What are the underlying influences of your work?
I recently realized that I am very sensitive to everything that deals with the body, its deformation and even its increase. The malleability of the body is something that fascinates the whole world, and the digital tool makes it possible to put these deformations into images, in a hyperrealistic way. These body deformations have always marked me and when you pay attention, it is something that is present everywhere. From Balenciaga’s SS20 show to the last episode of the Attack on Titans, for example.
How much of your life is lived online?
Well, nowadays, I haven’t been out of my house for 14 days, and it’s not because of the pandemic lol. I spend almost 15 hours a day in front of a screen, I guess I’m working too much …
Anyway, it’s too cold outside.
Do you want your art to convey a specific message?
I don’t know if I want my art to convey any message, it is a great responsibility and I’m sure that other artists will do it better than me. However, I want my art to allow me to implement concrete actions. For example, I recently put one of my works up for crypto-bidding, and all the benefits will be donated to the charity La Source, which works for underprivileged children, offering them art workshops and creative classes. This is not about art or business, it is our duty as human beings to help others when we can afford it. Moreover, access to arts education is a subject that is close to my heart. How many children would like to be able to take art classes and develop their artistic culture, but do not have the chance to have access to it? So I modestly try to make a small contribution, and help associations as best I can, without forgetting that they are more qualified than I am for this.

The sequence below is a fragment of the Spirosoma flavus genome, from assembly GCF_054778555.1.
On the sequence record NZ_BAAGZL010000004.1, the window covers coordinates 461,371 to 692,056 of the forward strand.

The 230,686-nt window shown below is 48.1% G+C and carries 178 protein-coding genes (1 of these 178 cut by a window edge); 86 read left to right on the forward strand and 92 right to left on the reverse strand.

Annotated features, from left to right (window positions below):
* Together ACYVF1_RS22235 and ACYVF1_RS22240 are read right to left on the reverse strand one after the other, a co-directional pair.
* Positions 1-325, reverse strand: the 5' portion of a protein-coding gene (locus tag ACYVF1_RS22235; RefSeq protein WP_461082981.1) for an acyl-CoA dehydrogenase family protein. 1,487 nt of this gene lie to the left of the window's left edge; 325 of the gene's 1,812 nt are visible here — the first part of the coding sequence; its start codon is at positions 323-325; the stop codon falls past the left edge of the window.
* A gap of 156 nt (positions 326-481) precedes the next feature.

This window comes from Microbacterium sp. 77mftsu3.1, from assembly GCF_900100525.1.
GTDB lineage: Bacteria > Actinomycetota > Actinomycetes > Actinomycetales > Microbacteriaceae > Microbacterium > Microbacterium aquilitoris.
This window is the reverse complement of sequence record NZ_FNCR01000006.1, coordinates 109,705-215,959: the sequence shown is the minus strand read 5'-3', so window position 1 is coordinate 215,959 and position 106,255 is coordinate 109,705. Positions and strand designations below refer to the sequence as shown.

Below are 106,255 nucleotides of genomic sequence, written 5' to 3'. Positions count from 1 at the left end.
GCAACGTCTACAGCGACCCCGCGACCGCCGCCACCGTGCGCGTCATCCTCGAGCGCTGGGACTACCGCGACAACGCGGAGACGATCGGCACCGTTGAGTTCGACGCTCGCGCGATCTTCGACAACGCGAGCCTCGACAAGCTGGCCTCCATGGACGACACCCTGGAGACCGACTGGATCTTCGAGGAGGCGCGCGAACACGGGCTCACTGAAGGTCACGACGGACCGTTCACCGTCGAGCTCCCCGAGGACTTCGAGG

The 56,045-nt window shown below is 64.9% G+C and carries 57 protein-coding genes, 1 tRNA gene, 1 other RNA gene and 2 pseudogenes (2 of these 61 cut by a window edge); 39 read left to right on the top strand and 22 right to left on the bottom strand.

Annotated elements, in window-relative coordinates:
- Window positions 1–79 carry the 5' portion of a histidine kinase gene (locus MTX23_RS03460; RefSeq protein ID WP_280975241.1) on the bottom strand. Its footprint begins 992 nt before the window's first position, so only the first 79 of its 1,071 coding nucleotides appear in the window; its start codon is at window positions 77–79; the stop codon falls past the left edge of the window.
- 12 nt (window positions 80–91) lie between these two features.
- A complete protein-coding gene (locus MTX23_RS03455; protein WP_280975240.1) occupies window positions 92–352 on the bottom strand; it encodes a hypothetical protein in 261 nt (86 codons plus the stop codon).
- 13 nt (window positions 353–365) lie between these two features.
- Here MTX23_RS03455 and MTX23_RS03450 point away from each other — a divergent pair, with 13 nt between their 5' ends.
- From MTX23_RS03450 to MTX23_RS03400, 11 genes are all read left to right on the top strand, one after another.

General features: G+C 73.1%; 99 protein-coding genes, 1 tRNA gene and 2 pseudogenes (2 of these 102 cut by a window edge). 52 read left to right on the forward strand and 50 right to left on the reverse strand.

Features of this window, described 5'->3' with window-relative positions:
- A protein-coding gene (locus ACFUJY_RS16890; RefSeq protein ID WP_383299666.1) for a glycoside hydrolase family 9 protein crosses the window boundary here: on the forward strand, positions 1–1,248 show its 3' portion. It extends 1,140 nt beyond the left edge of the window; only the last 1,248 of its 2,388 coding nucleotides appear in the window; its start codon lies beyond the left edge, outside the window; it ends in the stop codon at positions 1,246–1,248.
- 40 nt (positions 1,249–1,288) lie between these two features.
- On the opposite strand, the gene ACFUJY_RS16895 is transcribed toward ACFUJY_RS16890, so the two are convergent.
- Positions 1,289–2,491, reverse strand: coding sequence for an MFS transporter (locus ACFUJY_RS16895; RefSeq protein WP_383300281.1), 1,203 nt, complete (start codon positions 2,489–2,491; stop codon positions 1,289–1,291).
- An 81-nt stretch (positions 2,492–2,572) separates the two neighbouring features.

How did you come up with the concept for Black Winter?
I got the idea when I saw the recent collaboration between Rick Owens and Moncler. I really appreciated the entire collection and there was one puffer jacket in particular that stood out for me. The fit, the shape, the materials, it really stuck in my mind. I could have bought it, but I preferred to have it virtually. The images of the campaign are also very successful: I love the charisma of Rick Owens and Michelle Lamy. The black and white on white background was also a tribute to the campaign. As a fact, it’s this work that is auctioned on the Super Rare website, for charity La Source!
Which technology will have the biggest impact on art and fashion for you?
Clearly the technology that will have the greatest impact on art will be cryptography which is currently exploding. It allows digital artists to finally have rare and collectible artworks. It would take some time to detail how this technology works but I invite you to look into it if you are interested. There are already crypto-art platforms, such as SuperRare for example. It is notably on this platform that you can find my work Black Winter, edition 1/1. You will be able to find many other very talented artists on this platform, a proof of the growing interest in these technologies. It’s a very benevolent environment, with many discussions where artists and collectors can exchange. As far as fashion is concerned, it’s a reflection of society, so it’s going to be impacted in the same way. Cryptography is going to impact the fashion environment for sure, there’s no doubt about it. I can’t say what form my art will take yet, but I hope I can participate to this innovation.
Image from Black Winter Series, 2021 – Samy La Crapule